Ramallah August 2009 – General Papers


 

Effects of Contested Management of Archaeological sites in the Hebron district

Palestinian cultural heritage has been managed and operated by several administrations since more than a century ago. Each administration has had its own way of management, protection, methods of research, excavations and political purposes, making Palestinian cultural heritage one of the most intensively excavated and subsequently disturbed? worldwide. According to the Palestinian- Israeli transition accords (1993, and 1994-5) the Palestinian Authority took over the responsibility for archaeology in Area “A” and “B” which represent circa 40% of the occupied Palestinian land.  In spite of this hindrance, it was the first time that the Palestinian people were given the opportunity to manage their own heritage.

This paper will attempt to illustrate and discuss the conditions of archaeological sites in the Hebron district in the period between 1993 (after the Oslo agreement) and the al-Aqsa Intifada in 2000, under two contested administrations: the Palestinian Department of Antiquities on the one hand, and the Israeli antiquities staff officer on the other, who is still responsible for managing and protecting the archaeological sites in Area “C”.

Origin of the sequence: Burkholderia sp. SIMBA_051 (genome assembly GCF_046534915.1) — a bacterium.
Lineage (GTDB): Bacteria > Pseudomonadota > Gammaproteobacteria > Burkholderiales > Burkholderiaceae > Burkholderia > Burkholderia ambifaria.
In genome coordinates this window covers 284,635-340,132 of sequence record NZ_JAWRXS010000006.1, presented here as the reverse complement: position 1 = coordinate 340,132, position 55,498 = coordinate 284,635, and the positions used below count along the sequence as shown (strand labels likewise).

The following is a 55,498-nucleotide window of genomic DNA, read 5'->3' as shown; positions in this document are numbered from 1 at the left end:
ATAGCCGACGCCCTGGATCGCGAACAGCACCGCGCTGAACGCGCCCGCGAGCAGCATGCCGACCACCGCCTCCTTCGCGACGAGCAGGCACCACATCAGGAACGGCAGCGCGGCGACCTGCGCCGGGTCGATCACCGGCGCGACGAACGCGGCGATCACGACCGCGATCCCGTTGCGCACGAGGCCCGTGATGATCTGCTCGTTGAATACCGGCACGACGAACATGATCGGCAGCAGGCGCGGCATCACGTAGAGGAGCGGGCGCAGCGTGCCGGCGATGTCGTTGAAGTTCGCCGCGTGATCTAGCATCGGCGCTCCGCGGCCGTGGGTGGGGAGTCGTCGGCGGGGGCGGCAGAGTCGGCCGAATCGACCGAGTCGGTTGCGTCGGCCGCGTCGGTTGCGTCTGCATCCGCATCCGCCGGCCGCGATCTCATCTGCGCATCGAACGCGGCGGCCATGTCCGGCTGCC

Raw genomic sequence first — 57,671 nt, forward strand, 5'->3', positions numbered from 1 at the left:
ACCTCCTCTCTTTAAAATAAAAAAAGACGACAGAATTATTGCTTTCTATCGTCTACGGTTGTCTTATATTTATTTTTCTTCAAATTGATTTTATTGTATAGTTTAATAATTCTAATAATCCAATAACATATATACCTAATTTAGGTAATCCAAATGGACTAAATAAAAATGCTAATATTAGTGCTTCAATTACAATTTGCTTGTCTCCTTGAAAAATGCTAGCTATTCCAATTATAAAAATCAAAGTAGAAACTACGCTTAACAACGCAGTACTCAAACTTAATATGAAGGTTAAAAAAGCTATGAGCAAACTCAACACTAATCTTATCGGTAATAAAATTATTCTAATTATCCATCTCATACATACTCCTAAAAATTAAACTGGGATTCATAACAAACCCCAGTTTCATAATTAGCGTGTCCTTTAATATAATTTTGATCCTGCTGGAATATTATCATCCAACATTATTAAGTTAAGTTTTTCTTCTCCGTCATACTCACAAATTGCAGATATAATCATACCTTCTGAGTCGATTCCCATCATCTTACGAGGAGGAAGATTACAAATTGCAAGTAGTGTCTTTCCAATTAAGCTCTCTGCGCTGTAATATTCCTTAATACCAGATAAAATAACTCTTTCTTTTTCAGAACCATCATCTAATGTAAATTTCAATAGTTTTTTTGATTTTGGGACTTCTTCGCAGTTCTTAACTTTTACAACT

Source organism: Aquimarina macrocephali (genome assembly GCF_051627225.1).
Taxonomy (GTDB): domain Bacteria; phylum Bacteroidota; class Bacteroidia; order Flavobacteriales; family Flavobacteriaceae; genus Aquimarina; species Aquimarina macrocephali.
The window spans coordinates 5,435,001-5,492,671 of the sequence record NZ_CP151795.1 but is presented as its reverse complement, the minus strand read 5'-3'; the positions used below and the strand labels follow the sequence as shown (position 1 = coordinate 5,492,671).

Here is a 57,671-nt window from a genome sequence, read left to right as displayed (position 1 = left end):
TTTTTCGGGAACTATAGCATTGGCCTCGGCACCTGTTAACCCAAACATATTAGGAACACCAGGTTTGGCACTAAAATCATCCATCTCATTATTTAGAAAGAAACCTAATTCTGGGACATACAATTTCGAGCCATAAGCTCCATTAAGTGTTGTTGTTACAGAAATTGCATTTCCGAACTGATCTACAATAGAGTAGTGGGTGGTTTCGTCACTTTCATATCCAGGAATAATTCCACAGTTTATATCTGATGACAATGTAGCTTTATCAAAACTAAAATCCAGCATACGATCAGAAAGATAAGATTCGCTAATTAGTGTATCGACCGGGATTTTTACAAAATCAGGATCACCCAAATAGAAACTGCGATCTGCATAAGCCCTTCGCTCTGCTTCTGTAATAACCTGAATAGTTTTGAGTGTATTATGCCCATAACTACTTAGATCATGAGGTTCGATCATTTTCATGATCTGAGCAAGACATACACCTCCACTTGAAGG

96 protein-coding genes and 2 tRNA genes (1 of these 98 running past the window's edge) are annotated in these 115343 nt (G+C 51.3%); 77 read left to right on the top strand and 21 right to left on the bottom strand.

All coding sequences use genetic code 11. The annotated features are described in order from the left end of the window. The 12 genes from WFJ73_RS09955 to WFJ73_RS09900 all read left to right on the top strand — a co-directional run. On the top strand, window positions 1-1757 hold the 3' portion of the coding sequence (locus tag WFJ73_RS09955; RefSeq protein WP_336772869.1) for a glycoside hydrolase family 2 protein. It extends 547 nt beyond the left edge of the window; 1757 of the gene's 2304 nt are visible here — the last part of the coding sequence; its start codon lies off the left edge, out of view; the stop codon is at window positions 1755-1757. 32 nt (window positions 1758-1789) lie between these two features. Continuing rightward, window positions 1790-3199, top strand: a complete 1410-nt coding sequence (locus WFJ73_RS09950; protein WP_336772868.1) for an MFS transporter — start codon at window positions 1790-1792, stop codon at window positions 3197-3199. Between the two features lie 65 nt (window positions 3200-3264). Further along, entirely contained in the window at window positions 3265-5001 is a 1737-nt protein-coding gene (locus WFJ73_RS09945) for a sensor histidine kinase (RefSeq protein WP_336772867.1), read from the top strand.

Clandestine excavations, illicit trafficking  and the state of conservation of Palestinian Cultural Heritage will be explored to demonstrate the protection, conservation and development  dynamics of archaeological sites in this area and how contested management and protection by the two administrations affect the safeguarding of the Palestinian cultural heritage.

In light of these factors, this paper also will briefly trace the illegal Israeli excavations, so called “salvage excavations” and the devastating impact of the separation wall on the archaeological sites and cultural landscape of the Hebron area.

Ahmed Rjoob
PhD candidate Student
University of Ferrara
Italy

 

Egyptology as structural violence?

This paper argues that the discipline of Egyptology, as it currently exists, unknowingly occupies a neo-colonial position, a position which has occurred as a result of a specific historical trajectory of disciplinary development tied to state elites. Moreover, this position does not simply result in a situation where Western Egyptologists dominate their Egyptian counterparts. Rather, all are unknowingly implicated in perpetuating the position, raising difficult questions for anyone wishing to understand the nature of exclusionary discourses.

The paper concentrates on the career of Walter Bryan Emery (1903-1971), former Edwards Professor of Egyptology at University College London and, prior to that, long-time employee of the government-controlled Egyptian Antiquities Service. Through a critical biography of Emery – utilising his publications and his private correspondence, amongst others – the colonial basis of Egyptology can be illustrated as developing through specific networks and institutions until the present day, sustaining a body of thought which, through its circular reasoning, sets off Egypt both as inferior to the West and, ironically, as part of its development. Egyptologists have, in the sense of Abu el-Haj, consistently created Facts on the Ground. This paper will show how and, by extension, demonstrate why this situation must cease.

William Carruthers
Institute of Archaeology
University College London